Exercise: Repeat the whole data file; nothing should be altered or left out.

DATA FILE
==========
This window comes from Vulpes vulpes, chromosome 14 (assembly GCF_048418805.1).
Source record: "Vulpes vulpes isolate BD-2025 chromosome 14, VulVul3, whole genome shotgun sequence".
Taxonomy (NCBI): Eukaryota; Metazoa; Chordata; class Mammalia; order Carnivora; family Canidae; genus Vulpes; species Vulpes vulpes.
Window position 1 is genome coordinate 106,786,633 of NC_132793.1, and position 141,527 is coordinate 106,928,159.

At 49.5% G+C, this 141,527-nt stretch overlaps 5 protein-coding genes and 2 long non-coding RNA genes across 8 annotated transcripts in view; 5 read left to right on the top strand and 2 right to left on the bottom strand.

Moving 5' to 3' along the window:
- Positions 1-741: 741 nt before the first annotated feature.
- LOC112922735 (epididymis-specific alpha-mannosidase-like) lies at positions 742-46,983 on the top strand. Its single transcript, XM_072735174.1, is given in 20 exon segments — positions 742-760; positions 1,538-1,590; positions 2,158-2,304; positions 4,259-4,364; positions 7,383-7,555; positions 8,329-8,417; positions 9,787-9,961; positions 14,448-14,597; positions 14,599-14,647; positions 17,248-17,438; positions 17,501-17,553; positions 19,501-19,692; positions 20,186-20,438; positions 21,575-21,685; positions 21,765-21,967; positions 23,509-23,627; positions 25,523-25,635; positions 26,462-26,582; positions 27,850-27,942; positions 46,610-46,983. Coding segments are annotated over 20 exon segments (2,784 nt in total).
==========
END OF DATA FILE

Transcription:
This window comes from Vulpes vulpes, chromosome 14 (assembly GCF_048418805.1).
Source record: "Vulpes vulpes isolate BD-2025 chromosome 14, VulVul3, whole genome shotgun sequence".
Taxonomy (NCBI): Eukaryota; Metazoa; Chordata; class Mammalia; order Carnivora; family Canidae; genus Vulpes; species Vulpes vulpes.
Window position 1 is genome coordinate 106,786,633 of NC_132793.1, and position 141,527 is coordinate 106,928,159.

At 49.5% G+C, this 141,527-nt stretch overlaps 5 protein-coding genes and 2 long non-coding RNA genes across 8 annotated transcripts in view; 5 read left to right on the top strand and 2 right to left on the bottom strand.

Moving 5' to 3' along the window:
- Positions 1-741: 741 nt before the first annotated feature.
- LOC112922735 (epididymis-specific alpha-mannosidase-like) lies at positions 742-46,983 on the top strand. Its single transcript, XM_072735174.1, is given in 20 exon segments — positions 742-760; positions 1,538-1,590; positions 2,158-2,304; positions 4,259-4,364; positions 7,383-7,555; positions 8,329-8,417; positions 9,787-9,961; positions 14,448-14,597; positions 14,599-14,647; positions 17,248-17,438; positions 17,501-17,553; positions 19,501-19,692; positions 20,186-20,438; positions 21,575-21,685; positions 21,765-21,967; positions 23,509-23,627; positions 25,523-25,635; positions 26,462-26,582; positions 27,850-27,942; positions 46,610-46,983. Coding segments are annotated over 20 exon segments (2,784 nt in total).